Even Priests Became Obedient

Today’s reading is Acts 6.

Wow! Even priests were becoming obedient to the faith. There are multiple things I can’t help but notice in this simple statement. First, notice a reversal in the chapter. In earlier chapters it was priests (Acts 4:1) who were disagreeing with the Christians and arresting the apostles. However, they wouldn’t do great harm to the apostles because they feared the people (Acts 4:21). However, in this chapter, there are priests being converted and the people from among the synagogues turning on the apostles and Christians. Second, just be amazed that the gospel was powerful enough to impact priests. As we have noted before, the priests were often connected with and among the Sadducees who didn’t believe in resurrection. But now many of them are becoming obedient to the faith. Think back to the priests who were arresting the apostles. In that moment, the apostles might think they didn’t have a chance of converting priests. But give it more time and the gospel impacted many of the priests as well. Finally, I simply want to notice that issue of obeying the faith. That isn’t a very common way to refer to the faith these days. In modern times, it is almost like we think faith and obedience are opposites. They don’t go together and in fact contradict each other. But here they are. The faith is something to be obeyed. The priests became obedient to it. May we always obey the faith. And may we always pass the faith along because we never know who it will impact or how long it will take to do so. Praise the Lord!

Next week’s reading is Acts 7.

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Pleasing the Whole Gathering

Today’s reading is Acts 6.

In my opinion, Acts 6 contains one of the most shocking statements in the entire Bible. I am shocked when the text says, “And what they said pleased the whole gathering.” Think for a moment about what the apostles had said. The apostles had been told some of the widows were being overlooked. They responded by saying, “You know what? We don’t have time to deal with that. In fact, we don’t have time to care for any of the widows. Find some other men in the congregation to take care of that. We’re going to preach and pray.” I just want you to imagine what would happen in your congregation if your elders responded that way to a similar complaint. Would it please the whole gathering? Or would there be a church split brewing? But this pleased the whole congregation–native Hebrews, Hellenists, apostles, widows, everyone. It takes some special conditions for this kind of statement to be fully pleasing to the whole group. First, it took the apostles not getting defensive. Rather than staking their territory and defending their honor, they recognized there was a problem that needed a solution, and they couldn’t provide it. They had to be more focused on a solution than on defending or proving themselves. Second, it took the Hellenists not holding a grudge. Sadly, with this kind of problem, some people aren’t looking for a solution, but for a pound of flesh. Some won’t be happy until the ones who messed up are adequately punished, grovel for forgiveness, and are humiliated or hurt themselves. The Hellenists had to be more focused on solving the problem than casting blame and punishing perpetrators. Third, it took a congregation that was more concerned about solving a problem than maintaining their traditions and methods. The Jerusalem congregation was more concerned about making sure all of the widows were cared for than making sure the apostles had control of the finances. That is perhaps the most shocking reality of all. I hope we can always be as good at facing, solving, and conquering problems as the Jerusalem congregation was in this instance.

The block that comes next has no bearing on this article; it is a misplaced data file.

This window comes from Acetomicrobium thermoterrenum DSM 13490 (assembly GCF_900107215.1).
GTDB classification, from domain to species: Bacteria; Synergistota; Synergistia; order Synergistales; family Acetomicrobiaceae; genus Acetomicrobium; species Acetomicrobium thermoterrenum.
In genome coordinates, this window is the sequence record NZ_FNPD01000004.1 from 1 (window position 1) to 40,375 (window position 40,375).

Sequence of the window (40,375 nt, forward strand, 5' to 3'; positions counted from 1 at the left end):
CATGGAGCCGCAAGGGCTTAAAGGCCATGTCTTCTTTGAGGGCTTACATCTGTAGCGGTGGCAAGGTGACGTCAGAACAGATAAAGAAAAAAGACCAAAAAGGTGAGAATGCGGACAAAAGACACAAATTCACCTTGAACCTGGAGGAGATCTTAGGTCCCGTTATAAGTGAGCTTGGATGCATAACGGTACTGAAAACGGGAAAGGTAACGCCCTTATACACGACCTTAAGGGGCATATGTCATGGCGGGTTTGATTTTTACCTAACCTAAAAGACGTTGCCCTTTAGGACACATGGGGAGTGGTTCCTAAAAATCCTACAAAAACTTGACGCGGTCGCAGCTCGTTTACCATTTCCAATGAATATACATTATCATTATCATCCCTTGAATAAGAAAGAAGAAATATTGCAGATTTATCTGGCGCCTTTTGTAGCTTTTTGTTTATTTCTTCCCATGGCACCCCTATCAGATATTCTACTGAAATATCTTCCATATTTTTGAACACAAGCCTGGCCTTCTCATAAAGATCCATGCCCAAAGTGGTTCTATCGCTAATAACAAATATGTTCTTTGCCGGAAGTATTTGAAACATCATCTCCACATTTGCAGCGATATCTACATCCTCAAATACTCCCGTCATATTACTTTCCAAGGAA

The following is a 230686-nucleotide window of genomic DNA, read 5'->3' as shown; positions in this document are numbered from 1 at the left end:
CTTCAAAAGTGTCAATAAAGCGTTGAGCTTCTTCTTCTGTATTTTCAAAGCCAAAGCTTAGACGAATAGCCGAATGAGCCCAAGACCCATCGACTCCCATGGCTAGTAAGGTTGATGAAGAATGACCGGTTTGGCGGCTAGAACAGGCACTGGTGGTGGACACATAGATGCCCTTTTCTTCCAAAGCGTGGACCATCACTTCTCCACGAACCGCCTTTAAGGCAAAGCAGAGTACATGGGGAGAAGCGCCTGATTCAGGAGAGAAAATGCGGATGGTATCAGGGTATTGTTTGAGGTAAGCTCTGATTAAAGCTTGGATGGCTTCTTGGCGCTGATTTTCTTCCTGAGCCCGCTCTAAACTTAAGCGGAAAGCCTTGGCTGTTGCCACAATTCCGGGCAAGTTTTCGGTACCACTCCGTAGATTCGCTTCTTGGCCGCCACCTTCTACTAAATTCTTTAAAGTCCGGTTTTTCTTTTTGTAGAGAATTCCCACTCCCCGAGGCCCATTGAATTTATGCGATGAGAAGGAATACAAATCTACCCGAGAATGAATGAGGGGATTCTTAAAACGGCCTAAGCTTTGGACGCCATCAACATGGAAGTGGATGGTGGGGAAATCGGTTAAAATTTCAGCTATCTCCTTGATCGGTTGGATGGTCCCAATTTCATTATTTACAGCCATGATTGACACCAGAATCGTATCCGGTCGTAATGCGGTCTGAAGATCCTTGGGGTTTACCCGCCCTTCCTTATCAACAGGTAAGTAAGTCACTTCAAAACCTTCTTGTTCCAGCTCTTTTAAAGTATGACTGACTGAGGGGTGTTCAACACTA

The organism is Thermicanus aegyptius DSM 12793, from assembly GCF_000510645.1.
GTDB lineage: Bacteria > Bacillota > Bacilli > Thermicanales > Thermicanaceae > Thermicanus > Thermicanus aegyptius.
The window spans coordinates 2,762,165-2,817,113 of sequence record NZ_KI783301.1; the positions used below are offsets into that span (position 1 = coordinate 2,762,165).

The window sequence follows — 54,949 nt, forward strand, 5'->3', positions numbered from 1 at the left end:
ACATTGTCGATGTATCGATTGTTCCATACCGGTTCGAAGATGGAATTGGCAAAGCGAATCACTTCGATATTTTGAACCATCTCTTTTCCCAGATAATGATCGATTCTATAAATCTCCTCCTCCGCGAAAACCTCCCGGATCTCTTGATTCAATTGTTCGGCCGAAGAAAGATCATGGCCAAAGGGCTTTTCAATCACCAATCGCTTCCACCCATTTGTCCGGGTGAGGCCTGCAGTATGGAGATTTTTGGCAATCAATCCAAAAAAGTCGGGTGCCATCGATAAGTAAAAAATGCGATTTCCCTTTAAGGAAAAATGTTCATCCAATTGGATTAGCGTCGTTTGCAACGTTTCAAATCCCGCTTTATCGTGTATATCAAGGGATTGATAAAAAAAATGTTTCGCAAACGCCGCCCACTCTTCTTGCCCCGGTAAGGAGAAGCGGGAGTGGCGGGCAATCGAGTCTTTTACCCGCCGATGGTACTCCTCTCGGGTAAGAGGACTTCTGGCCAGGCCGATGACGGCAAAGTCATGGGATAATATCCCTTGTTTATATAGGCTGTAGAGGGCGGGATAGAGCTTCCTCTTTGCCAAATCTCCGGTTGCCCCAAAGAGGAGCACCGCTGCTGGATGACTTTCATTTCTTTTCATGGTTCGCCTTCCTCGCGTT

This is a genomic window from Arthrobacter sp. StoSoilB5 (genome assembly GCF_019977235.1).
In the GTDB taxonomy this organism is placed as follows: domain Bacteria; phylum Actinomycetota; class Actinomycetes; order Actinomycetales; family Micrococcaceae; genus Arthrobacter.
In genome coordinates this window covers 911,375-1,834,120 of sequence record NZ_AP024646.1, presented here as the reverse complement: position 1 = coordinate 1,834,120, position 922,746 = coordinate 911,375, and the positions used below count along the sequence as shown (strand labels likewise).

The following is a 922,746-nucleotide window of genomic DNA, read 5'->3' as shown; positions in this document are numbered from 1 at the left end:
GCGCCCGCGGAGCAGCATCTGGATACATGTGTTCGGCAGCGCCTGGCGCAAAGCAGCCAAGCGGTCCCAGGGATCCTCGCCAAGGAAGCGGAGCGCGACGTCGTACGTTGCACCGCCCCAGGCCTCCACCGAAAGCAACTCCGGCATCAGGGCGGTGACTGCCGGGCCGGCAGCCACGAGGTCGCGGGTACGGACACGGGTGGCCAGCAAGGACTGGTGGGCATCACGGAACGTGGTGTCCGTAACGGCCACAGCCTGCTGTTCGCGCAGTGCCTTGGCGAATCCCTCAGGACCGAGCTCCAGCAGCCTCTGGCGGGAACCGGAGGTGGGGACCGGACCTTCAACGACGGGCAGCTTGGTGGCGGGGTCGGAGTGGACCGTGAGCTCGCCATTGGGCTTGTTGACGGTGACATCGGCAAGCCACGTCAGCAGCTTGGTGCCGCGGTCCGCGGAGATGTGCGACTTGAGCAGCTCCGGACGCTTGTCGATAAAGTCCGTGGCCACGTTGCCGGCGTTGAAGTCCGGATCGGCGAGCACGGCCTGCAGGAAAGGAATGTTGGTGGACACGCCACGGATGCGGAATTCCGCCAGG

Tomorrow’s reading is Acts 6.

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Teamwork

Today’s reading is Acts 6.